By recognizing that the body functions like a complex machine, one that is an integral part in the production process of any activity we engage in, it is possible to develop an improved understanding of the body’s role in the recovery process and the likely benefits and costs of any diagnostic or therapeutic intervention.
In order to survive, mammalians must able to adapt to the environment. Humans are no exception. Doing so requires getting enough pure air, clean water, food, rest, clothing and shelter to maintain their body temperature and perform other necessary functions. They must also be able to protect themselves and their offspring from the elements, any predators and poisonous or infectious agents. Survival requires being able to do that from day-to-day and year-to-year, over one cycle into the next and from one generation to the next. Survival also mandates that they adapt to changes in the physical, social and cultural environment. On a daily basis the first order of business is to provide ourselves with enough water, air, food, rest and shelter — the basic inputs — to sustain ourselves. As humans, we have developed mechanisms to help accomplish that. (See David Attenborough, The Life of Mammals)
First let us develop a clearer understanding of how the body is like a complex machine and how it is an input in any production processes of any tasks or functions we, as humans perform. From that perspective we will see how that influences the understanding of our interaction with and relationship to the health-care system.
As a complex machine
Let us, for the moment, treat the body as if it were isolated from the physical, social and cultural environments. That will allow us to better understand how it functions. As with all other mammals the human body is like a complex machine with multiple interrelated parts. To keep it constantly running requires the basic inputs be added over time in appropriate amounts. When that happens the system maintains itself and performs well. Inside the body the inputs are processed. They are broken down into their components — aka metabolized. The chemical entities are absorbed into the system and transported to the various parts of it. There they interact with the body parts, do what they do and to contribute to physical, psychological and emotional responses. Those responses are the favorable and unfavorable outcomes of the process. Any residual entities are stored for future use or excreted. For example, once food is taken into the body it must be digested — that is, broken down into its various chemical components; where they are then transported to the various parts of the body and can have their effect. They interact with those body parts, like muscle and the brain, and each body part does its job, like moving or thinking. Any component of the input that is not used — the waste products — is transported from the site and excreted. That is the production process that takes place within the body. It allows the body to sustain itself and perform its functions. Thus the body functions as a complex machine which utilizes the production process internally to sustain itself. It is also an integral part of broader processes, like preparing a meal or writing this paper. As with any production process it requires a flow of inputs over time that are ultimately transformed into the final output(s).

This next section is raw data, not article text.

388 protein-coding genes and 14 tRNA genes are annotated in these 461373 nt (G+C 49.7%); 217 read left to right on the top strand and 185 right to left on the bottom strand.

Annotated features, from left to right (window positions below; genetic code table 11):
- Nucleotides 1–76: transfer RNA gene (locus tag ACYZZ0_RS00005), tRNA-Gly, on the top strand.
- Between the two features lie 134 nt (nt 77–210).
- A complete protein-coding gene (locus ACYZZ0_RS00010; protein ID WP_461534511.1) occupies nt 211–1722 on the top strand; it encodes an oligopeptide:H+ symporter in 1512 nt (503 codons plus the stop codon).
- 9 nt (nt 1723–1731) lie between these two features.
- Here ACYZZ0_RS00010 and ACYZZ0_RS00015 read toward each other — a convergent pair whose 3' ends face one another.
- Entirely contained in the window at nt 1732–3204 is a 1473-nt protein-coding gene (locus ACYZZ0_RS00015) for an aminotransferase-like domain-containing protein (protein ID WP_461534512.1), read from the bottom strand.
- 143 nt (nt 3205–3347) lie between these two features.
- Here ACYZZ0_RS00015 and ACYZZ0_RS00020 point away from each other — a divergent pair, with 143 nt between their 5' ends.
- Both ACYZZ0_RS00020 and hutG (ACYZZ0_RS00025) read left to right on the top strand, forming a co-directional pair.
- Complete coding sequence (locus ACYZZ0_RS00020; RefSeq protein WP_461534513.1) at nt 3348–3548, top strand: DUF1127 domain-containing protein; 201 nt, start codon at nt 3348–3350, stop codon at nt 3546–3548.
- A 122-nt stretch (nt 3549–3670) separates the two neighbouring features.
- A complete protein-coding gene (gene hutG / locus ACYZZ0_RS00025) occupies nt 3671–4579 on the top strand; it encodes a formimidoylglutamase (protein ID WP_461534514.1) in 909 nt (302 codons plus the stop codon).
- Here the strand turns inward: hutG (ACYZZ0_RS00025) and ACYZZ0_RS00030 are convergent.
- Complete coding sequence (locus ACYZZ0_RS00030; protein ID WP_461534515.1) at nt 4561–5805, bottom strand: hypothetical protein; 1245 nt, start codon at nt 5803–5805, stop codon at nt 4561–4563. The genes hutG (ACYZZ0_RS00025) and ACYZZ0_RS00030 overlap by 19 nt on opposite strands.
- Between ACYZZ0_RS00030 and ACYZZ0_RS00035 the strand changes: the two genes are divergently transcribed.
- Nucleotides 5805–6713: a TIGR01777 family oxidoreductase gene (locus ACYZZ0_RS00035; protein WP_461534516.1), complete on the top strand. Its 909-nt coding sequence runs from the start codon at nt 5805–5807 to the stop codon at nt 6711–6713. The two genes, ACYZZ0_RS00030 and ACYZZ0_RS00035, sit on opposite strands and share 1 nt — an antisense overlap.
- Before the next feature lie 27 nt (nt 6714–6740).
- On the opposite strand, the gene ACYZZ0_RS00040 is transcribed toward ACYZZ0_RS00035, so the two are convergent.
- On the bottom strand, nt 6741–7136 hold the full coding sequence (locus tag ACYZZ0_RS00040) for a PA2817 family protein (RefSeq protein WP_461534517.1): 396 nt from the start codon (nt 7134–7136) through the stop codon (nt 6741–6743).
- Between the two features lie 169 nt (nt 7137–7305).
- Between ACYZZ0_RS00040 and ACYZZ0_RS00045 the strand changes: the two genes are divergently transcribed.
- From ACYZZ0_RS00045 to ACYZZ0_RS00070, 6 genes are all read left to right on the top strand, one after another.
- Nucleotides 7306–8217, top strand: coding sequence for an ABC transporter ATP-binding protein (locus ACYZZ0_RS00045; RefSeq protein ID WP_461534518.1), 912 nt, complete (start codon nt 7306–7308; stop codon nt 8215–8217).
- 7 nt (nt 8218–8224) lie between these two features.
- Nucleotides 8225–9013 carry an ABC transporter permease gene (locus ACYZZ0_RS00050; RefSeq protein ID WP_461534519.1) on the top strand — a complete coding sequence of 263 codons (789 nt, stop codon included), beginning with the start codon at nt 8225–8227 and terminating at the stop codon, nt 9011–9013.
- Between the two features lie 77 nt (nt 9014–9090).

The body — a closer look
Let’s take a look at how the bodily machine functions and some of its unique attributes. As with all other mammals the body’s primary function is to sustain life. Being able to do that depends on the body’s requirements, its abilities and skills and whatever the environment has to offer. Once our bodies have accomplished that, with whatever time, energy and resources that are left we can do other things, perform other functions. One attribute that makes it easier for the body to do that is its ability to store inputs — like, energy from food and information from prior experience — and make them available for future use. In addition, warning systems and feedback mechanisms have been developed to let us know when the basic inputs need to be replenished.